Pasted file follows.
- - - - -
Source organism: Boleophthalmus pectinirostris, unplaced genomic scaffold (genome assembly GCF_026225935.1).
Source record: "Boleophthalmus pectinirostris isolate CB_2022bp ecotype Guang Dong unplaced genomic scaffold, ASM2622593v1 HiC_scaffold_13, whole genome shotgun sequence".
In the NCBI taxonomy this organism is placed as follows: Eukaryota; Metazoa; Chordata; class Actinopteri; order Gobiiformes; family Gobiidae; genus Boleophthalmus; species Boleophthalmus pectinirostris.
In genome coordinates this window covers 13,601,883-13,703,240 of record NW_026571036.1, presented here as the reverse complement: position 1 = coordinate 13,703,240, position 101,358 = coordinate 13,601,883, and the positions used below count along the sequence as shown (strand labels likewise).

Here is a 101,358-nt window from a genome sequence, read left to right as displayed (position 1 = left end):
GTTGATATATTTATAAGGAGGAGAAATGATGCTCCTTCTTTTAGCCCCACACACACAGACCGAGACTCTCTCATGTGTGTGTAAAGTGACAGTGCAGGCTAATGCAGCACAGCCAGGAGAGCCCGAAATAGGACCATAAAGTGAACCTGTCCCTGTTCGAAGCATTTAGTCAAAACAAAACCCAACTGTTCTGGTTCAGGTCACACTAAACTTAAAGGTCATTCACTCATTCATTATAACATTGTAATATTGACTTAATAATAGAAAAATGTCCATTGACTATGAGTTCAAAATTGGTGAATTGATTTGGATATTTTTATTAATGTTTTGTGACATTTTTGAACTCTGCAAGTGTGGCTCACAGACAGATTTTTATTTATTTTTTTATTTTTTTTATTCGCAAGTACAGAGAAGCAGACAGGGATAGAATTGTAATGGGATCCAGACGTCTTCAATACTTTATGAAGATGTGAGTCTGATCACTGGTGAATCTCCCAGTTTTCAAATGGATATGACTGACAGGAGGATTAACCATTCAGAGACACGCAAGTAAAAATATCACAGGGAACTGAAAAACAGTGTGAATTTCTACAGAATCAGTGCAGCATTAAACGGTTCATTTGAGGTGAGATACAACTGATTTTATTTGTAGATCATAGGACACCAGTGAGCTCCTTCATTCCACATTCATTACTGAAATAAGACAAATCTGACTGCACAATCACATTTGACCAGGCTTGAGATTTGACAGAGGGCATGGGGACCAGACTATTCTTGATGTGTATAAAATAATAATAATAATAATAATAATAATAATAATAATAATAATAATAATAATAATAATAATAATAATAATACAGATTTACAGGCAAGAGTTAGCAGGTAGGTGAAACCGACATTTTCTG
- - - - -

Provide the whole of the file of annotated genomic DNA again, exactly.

Source organism: Boleophthalmus pectinirostris, unplaced genomic scaffold (genome assembly GCF_026225935.1).
Source record: "Boleophthalmus pectinirostris isolate CB_2022bp ecotype Guang Dong unplaced genomic scaffold, ASM2622593v1 HiC_scaffold_13, whole genome shotgun sequence".
In the NCBI taxonomy this organism is placed as follows: Eukaryota; Metazoa; Chordata; class Actinopteri; order Gobiiformes; family Gobiidae; genus Boleophthalmus; species Boleophthalmus pectinirostris.
In genome coordinates this window covers 13,601,883-13,703,240 of record NW_026571036.1, presented here as the reverse complement: position 1 = coordinate 13,703,240, position 101,358 = coordinate 13,601,883, and the positions used below count along the sequence as shown (strand labels likewise).

Here is a 101,358-nt window from a genome sequence, read left to right as displayed (position 1 = left end):
GTTGATATATTTATAAGGAGGAGAAATGATGCTCCTTCTTTTAGCCCCACACACACAGACCGAGACTCTCTCATGTGTGTGTAAAGTGACAGTGCAGGCTAATGCAGCACAGCCAGGAGAGCCCGAAATAGGACCATAAAGTGAACCTGTCCCTGTTCGAAGCATTTAGTCAAAACAAAACCCAACTGTTCTGGTTCAGGTCACACTAAACTTAAAGGTCATTCACTCATTCATTATAACATTGTAATATTGACTTAATAATAGAAAAATGTCCATTGACTATGAGTTCAAAATTGGTGAATTGATTTGGATATTTTTATTAATGTTTTGTGACATTTTTGAACTCTGCAAGTGTGGCTCACAGACAGATTTTTATTTATTTTTTTATTTTTTTTATTCGCAAGTACAGAGAAGCAGACAGGGATAGAATTGTAATGGGATCCAGACGTCTTCAATACTTTATGAAGATGTGAGTCTGATCACTGGTGAATCTCCCAGTTTTCAAATGGATATGACTGACAGGAGGATTAACCATTCAGAGACACGCAAGTAAAAATATCACAGGGAACTGAAAAACAGTGTGAATTTCTACAGAATCAGTGCAGCATTAAACGGTTCATTTGAGGTGAGATACAACTGATTTTATTTGTAGATCATAGGACACCAGTGAGCTCCTTCATTCCACATTCATTACTGAAATAAGACAAATCTGACTGCACAATCACATTTGACCAGGCTTGAGATTTGACAGAGGGCATGGGGACCAGACTATTCTTGATGTGTATAAAATAATAATAATAATAATAATAATAATAATAATAATAATAATAATAATAATAATAATAATAATAATAATACAGATTTACAGGCAAGAGTTAGCAGGTAGGTGAAACCGACATTTTCTG